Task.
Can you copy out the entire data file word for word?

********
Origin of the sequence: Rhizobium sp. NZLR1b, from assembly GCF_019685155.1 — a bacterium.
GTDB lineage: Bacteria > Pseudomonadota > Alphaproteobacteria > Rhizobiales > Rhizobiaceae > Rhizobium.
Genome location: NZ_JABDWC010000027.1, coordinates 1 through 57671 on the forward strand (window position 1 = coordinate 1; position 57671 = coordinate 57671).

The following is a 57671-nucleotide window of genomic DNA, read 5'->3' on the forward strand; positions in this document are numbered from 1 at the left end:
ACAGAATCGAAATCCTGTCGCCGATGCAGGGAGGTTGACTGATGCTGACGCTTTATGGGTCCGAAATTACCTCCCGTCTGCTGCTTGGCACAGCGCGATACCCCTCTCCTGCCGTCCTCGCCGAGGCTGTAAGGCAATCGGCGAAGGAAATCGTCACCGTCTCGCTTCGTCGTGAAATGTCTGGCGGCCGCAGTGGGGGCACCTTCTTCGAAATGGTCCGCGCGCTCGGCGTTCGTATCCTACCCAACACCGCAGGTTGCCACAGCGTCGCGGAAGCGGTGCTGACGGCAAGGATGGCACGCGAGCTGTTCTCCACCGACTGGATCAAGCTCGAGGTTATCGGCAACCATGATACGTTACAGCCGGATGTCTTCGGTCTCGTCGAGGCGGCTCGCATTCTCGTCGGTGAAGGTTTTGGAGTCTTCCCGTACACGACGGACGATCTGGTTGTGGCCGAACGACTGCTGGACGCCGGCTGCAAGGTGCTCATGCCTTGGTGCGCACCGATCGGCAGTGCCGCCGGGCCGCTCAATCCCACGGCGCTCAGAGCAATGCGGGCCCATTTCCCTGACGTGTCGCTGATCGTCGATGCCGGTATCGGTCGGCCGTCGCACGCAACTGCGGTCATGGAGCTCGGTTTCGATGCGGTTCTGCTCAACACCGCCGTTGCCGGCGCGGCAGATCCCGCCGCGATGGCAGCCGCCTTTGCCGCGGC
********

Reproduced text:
Origin of the sequence: Rhizobium sp. NZLR1b, from assembly GCF_019685155.1 — a bacterium.
GTDB lineage: Bacteria > Pseudomonadota > Alphaproteobacteria > Rhizobiales > Rhizobiaceae > Rhizobium.
Genome location: NZ_JABDWC010000027.1, coordinates 1 through 57671 on the forward strand (window position 1 = coordinate 1; position 57671 = coordinate 57671).

The following is a 57671-nucleotide window of genomic DNA, read 5'->3' on the forward strand; positions in this document are numbered from 1 at the left end:
ACAGAATCGAAATCCTGTCGCCGATGCAGGGAGGTTGACTGATGCTGACGCTTTATGGGTCCGAAATTACCTCCCGTCTGCTGCTTGGCACAGCGCGATACCCCTCTCCTGCCGTCCTCGCCGAGGCTGTAAGGCAATCGGCGAAGGAAATCGTCACCGTCTCGCTTCGTCGTGAAATGTCTGGCGGCCGCAGTGGGGGCACCTTCTTCGAAATGGTCCGCGCGCTCGGCGTTCGTATCCTACCCAACACCGCAGGTTGCCACAGCGTCGCGGAAGCGGTGCTGACGGCAAGGATGGCACGCGAGCTGTTCTCCACCGACTGGATCAAGCTCGAGGTTATCGGCAACCATGATACGTTACAGCCGGATGTCTTCGGTCTCGTCGAGGCGGCTCGCATTCTCGTCGGTGAAGGTTTTGGAGTCTTCCCGTACACGACGGACGATCTGGTTGTGGCCGAACGACTGCTGGACGCCGGCTGCAAGGTGCTCATGCCTTGGTGCGCACCGATCGGCAGTGCCGCCGGGCCGCTCAATCCCACGGCGCTCAGAGCAATGCGGGCCCATTTCCCTGACGTGTCGCTGATCGTCGATGCCGGTATCGGTCGGCCGTCGCACGCAACTGCGGTCATGGAGCTCGGTTTCGATGCGGTTCTGCTCAACACCGCCGTTGCCGGCGCGGCAGATCCCGCCGCGATGGCAGCCGCCTTTGCCGCGGC